innerloop
05-23-2011, 10:51 AM
What's odd is that they say in the article that the sales of the F07 (2850) were higher than the BEST year for the previous wagon (2350). That's sort of an odd failure. I guess if you're expecting 8k, then yeah, that's a disappointment.

Honestly it didn't seem well marketed (I had no idea it existing before stepping on the dealer's lot looking at X3/X5 options) and the 2010 model year was a tough one for the overall economy, so it seems like doing 15% better than the BEST wagon year is not a total failure. Speaking for myself, they may have cannibalized a sale from an X-series vehicle or maybe a standard F10 5-series, but no way was I considering a 7-series. So far it doesn't seem like many on this board came to the GT by way of looking for a bargain 7, so I'm not sure how they came to that conclusion...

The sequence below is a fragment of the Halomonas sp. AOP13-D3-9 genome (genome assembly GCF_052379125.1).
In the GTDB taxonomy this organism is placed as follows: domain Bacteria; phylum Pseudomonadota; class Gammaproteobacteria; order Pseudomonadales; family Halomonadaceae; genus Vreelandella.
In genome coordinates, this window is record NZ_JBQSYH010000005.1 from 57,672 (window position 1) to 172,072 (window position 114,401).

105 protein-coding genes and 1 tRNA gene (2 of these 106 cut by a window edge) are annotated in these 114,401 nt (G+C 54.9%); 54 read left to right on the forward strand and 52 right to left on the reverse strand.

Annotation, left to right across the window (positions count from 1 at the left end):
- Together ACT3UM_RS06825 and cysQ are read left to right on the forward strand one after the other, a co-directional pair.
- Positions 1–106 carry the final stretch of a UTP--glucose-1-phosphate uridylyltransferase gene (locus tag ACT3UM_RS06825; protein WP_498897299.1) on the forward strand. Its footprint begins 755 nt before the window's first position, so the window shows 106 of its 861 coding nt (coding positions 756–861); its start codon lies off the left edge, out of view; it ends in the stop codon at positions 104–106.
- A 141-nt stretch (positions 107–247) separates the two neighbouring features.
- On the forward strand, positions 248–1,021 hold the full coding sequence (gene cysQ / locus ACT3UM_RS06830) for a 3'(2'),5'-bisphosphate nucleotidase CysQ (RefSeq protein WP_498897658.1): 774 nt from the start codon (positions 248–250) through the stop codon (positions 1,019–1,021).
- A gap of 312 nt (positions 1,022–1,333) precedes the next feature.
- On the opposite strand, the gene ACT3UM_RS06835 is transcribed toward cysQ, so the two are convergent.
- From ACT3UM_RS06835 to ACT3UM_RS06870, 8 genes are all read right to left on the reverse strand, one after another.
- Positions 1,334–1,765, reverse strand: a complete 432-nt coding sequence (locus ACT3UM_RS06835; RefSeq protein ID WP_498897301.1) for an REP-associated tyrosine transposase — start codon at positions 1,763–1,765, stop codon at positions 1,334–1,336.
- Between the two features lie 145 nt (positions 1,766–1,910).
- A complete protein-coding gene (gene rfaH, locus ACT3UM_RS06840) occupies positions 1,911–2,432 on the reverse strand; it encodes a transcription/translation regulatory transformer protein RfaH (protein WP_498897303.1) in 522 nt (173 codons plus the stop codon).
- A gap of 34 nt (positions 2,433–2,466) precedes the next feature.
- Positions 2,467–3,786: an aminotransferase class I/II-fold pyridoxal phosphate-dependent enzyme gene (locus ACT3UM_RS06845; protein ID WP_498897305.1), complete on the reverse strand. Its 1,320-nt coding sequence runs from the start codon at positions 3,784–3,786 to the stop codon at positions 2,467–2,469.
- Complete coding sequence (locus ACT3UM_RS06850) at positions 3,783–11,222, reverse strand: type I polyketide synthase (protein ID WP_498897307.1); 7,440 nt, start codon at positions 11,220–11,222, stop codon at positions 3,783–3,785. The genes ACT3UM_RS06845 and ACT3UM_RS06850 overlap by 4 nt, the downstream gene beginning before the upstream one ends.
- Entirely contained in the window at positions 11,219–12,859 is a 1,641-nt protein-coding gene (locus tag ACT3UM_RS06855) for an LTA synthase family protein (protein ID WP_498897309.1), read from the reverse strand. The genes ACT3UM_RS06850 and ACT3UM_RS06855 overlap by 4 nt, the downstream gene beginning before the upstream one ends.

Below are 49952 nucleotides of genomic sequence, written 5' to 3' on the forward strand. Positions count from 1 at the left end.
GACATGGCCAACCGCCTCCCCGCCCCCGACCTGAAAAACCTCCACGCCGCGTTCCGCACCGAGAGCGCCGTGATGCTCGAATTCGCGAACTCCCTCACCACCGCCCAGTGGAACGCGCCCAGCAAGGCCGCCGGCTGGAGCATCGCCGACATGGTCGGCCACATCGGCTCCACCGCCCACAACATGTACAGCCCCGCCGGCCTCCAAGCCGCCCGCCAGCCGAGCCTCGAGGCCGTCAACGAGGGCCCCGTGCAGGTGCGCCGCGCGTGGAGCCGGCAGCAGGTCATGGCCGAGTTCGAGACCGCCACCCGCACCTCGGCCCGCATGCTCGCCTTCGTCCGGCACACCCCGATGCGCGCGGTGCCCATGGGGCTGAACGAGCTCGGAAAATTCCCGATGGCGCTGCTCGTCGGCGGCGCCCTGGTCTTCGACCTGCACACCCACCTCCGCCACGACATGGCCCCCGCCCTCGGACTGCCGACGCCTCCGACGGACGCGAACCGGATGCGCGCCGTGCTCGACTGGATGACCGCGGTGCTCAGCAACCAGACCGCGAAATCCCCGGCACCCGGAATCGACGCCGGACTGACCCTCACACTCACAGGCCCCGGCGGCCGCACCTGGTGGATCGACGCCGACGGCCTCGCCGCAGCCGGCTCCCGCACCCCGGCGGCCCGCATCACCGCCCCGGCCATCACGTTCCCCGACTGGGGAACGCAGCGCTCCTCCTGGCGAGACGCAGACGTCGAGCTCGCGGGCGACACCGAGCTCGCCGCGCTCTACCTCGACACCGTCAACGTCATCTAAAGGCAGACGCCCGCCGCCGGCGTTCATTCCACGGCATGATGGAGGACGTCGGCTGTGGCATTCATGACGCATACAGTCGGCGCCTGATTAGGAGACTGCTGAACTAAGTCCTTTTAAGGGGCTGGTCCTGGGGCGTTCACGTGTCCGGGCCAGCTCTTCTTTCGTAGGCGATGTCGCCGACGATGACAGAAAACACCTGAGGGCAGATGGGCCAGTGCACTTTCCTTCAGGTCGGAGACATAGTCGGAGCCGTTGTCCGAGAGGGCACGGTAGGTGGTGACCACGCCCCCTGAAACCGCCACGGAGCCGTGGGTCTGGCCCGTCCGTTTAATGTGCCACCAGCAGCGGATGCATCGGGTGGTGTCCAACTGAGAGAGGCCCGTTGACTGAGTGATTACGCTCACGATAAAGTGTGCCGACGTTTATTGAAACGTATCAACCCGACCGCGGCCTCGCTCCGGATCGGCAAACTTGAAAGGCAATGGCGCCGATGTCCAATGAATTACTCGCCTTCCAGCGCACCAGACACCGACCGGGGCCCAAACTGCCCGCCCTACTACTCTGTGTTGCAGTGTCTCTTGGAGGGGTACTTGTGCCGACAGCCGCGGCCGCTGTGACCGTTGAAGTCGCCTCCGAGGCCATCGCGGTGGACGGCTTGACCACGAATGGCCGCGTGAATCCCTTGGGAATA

Thad
05-23-2011, 01:30 PM
What's odd is that they say in the article that the sales of the F07 (2850) were higher than the BEST year for the previous wagon (2350). That's sort of an odd failure. I guess if you're expecting 8k, then yeah, that's a disappointment.

Honestly it didn't seem well marketed (I had no idea it existing before stepping on the dealer's lot looking at X3/X5 options) and the 2010 model year was a tough one for the overall economy, so it seems like doing 15% better than the BEST wagon year is not a total failure. Speaking for myself, they may have cannibalized a sale from an X-series vehicle or maybe a standard F10 5-series, but no way was I considering a 7-series. So far it doesn't seem like many on this board came to the GT by way of looking for a bargain 7, so I'm not sure how they came to that conclusion...